Serious Privacy Risks Lie in the Path of Vehicle Automation

Linked by Paul Ciano


The National Highway Traffic Safety Administration (NHTSA) has proposed a new standard – a Federal Motor Vehicle Safety Standard (FMVSS) – that details the messaging formats for communications between vehicles for future vehicle automation. While we raise concerns here, make no mistake: increased automation of land vehicles like cars and trucks holds great promise, from drastically reducing injuries and deaths in accidents to streamlining traffic in order to route vehicles in the most efficient ways possible. To do this, our vehicles will be increasingly talking to each other and to other infrastructure on the road such as traffic signals, signage, and lane boundaries in order to keep us safe. At the same time, in the race towards promising applications, we need to be careful that we don’t introduce features that may reduce the trust and freedom we have in our vehicles.

Want to Improve Data Quality, Reduce Liability, and Gain Consumer Trust? Try Deleting.

Linked by Paul Ciano


Uber’s situation illustrates the disconnect between what data deletion means to companies and how users understand the concept. To users, deletion is an act of finality that ends their relationship with a company and destroys their information. To most companies, a deletion command is more likely to send a copy of the user’s information to cloud storage for potential retrieval.

In CDT’s newest white paper, “Should it stay or should it go? The legal, policy, and technical landscape around data deletion,” we explore this disconnect and the reasons why commercial data stores have grown. We make the case that it is neither in a company’s nor a customer’s best interest to hold onto large amounts of data.

Consumer Reports Rates Privacy and Security

Linked by Paul Ciano

Jason Snell:

There are only two reasons why the makers of Internet-connected devices would change their ways and take customer privacy and security seriously. One would be government regulations, and at least in the United States that seems unlikely in the near future. The other is the realization that security and privacy are features that customers care about, and that if they don’t take them seriously, their sales will suffer. Consumer Reports taking this seriously—and publicizing when companies fail these tests—could be an important step along the way.

Consumer Reports to Begin Evaluating Products, Services for Privacy and Data Security

Injustice at the Border: How to Protect Your Data (Part 2)

Since I wrote the first part of this series, the Electronic Frontier Foundation (EFF) has released a superlative guide on digital privacy at the U.S. Border. They have done things like this before, but since the legal context around these issues is somewhat labile, it is important to make sure you are getting up-to-date information.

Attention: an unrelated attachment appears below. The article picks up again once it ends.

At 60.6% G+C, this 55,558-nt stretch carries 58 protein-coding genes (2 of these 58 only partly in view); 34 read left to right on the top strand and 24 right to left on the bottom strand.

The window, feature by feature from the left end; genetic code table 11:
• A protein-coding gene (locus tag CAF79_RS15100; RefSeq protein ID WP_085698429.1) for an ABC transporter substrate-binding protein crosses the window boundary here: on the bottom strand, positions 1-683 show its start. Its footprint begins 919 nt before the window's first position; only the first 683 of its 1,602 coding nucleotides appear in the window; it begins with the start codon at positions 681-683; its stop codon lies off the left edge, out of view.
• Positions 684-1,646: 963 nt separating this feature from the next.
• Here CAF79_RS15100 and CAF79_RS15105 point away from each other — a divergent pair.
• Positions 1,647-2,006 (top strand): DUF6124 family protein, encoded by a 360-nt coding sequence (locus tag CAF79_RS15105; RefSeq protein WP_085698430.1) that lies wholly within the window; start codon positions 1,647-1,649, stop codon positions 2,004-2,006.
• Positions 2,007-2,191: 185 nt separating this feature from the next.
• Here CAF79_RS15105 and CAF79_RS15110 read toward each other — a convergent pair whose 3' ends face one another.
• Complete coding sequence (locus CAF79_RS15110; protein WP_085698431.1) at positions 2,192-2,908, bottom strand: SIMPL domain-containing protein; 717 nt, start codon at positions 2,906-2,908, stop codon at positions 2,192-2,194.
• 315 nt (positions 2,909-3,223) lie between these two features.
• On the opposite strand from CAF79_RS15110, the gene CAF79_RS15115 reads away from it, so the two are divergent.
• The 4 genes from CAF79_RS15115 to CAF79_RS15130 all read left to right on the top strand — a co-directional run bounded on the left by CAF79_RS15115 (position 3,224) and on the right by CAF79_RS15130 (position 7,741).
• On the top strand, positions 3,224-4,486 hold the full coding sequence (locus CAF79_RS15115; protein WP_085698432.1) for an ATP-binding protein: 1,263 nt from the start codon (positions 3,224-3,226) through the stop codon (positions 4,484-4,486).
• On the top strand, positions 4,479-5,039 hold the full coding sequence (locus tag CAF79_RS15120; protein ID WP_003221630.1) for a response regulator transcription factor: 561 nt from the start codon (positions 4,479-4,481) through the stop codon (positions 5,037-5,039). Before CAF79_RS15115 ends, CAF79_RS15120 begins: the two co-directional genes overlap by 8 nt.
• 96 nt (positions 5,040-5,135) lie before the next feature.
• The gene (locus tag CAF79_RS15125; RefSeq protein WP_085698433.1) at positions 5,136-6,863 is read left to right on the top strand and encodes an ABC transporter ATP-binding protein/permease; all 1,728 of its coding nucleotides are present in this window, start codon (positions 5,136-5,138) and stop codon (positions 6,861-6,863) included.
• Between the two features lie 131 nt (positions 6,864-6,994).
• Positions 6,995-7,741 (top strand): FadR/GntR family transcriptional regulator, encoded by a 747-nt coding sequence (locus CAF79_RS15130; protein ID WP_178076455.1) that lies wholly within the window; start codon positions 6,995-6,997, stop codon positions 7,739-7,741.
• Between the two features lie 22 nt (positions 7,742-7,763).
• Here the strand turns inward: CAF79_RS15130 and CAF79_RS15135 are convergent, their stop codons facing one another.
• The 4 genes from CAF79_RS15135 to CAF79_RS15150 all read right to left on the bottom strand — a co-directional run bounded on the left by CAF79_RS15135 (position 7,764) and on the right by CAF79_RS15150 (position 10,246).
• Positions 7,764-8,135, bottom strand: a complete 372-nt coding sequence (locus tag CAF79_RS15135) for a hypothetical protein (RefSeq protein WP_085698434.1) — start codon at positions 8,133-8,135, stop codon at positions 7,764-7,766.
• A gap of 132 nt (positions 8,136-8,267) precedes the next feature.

Before I move on to my own technical solution for moving across borders, I think it is beneficial to review the EFF's Guide. Their post about this guide can be found here. It is broken up into 3 parts:

  1. Digital Privacy Guide for Travelers
  2. Constitutional Rights, Government Policies, and Privacy at the Border
  3. The Technology of Privacy Protection

Here, I am going to focus on the first 2 parts, and the last part of this series will basically be my take on part 3 of their guide.

Much of the information presented will be useful to any traveler, but I am writing this from the perspective of a deeply concerned U.S. citizen, and will correspondingly focus on aspects that affect this cohort.

Continue reading Injustice at the Border: How to Protect Your Data (Part 2)

A School Librarian Caught In The Middle of Student Privacy Extremes

Linked by Paul Ciano


In search of a middle ground that serves students, Angela is asking hard, fundamental questions. “We can use technology to do this, but should we? Is it giving us the same results as something non-technological?” Angela asked. “We need to see the big picture. How do we take advantage of these tools while keeping information private and being aware of what we might be giving away?”

School librarians are uniquely positioned to navigate this middle ground and advocate for privacy, both within the school library itself and in larger school- or district-wide conversations about technology. Often, school librarians are the only staff members trained as educators, privacy specialists, and technologists, bringing not only the skills but a professional mandate to lead their communities in digital privacy and intellectual freedom. On top of that, librarians have trusted relationships across the student privacy stakeholder chain, from working directly with students to training teachers to negotiating with technology vendors.

Think Like CDT: How to Protect Your Privacy

Linked by Paul Ciano


Taking control of our personal data is often easier said than done. It can be overwhelming to think about how much data we generate each day, whether at work or just living our lives, and sharing some of this information is a non-negotiable part of modern life. Attempting to stop, let alone control this process, can feel daunting or hopeless, even for people in the privacy weeds.

It is a fool’s errand to come up with a standard set of tips for how best to protect your privacy. Even among people working at CDT, we each care about our privacy in different ways and manage our digital lives quite differently as a result. But in the spirit of Data Privacy Day, the staff at CDT wanted to offer a list of ideas for where to start, based on what we personally do to protect our privacy.

Pretty good list.